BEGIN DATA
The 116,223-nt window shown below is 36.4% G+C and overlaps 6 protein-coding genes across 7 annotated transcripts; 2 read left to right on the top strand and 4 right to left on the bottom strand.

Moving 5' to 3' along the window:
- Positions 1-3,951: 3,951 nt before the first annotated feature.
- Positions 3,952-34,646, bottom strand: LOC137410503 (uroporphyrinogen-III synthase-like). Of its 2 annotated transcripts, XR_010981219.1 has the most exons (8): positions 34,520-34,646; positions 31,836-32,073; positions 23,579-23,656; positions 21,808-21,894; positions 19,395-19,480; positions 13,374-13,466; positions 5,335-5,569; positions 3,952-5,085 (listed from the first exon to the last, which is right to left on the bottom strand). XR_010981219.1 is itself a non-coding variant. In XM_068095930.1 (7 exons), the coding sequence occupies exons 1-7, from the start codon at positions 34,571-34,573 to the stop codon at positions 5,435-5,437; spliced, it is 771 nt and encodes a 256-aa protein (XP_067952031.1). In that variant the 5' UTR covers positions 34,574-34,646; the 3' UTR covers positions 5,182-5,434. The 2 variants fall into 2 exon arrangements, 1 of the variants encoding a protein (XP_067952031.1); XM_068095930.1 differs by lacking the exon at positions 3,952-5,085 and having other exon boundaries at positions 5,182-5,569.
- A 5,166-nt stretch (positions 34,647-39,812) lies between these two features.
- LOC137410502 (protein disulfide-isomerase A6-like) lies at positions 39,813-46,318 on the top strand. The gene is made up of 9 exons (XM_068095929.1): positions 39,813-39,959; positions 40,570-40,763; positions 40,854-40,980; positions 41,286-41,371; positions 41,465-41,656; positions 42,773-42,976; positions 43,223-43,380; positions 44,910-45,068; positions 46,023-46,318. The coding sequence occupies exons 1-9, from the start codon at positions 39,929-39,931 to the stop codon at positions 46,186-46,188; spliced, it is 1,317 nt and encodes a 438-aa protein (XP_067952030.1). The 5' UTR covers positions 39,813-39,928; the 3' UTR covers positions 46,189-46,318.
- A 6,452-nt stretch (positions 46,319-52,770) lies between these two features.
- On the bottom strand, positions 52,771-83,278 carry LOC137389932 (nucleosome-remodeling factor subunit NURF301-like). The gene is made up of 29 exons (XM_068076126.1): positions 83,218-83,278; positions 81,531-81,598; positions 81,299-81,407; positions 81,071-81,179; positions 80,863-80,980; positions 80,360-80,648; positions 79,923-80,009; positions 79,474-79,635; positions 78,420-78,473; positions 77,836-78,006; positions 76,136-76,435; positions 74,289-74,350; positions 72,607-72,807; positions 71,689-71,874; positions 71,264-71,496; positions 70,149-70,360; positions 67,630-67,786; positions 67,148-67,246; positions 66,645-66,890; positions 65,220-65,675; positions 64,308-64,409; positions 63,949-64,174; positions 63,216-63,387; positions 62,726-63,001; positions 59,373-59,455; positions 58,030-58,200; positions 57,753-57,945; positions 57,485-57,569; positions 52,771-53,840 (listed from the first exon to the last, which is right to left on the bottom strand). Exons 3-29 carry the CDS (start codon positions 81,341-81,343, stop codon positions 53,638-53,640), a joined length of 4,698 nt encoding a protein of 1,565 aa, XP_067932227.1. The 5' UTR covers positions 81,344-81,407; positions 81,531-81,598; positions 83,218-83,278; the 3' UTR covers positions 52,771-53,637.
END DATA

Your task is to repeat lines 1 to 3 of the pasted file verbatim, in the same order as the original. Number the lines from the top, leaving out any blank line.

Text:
The 116,223-nt window shown below is 36.4% G+C and overlaps 6 protein-coding genes across 7 annotated transcripts; 2 read left to right on the top strand and 4 right to left on the bottom strand.

Moving 5' to 3' along the window:
- Positions 1-3,951: 3,951 nt before the first annotated feature.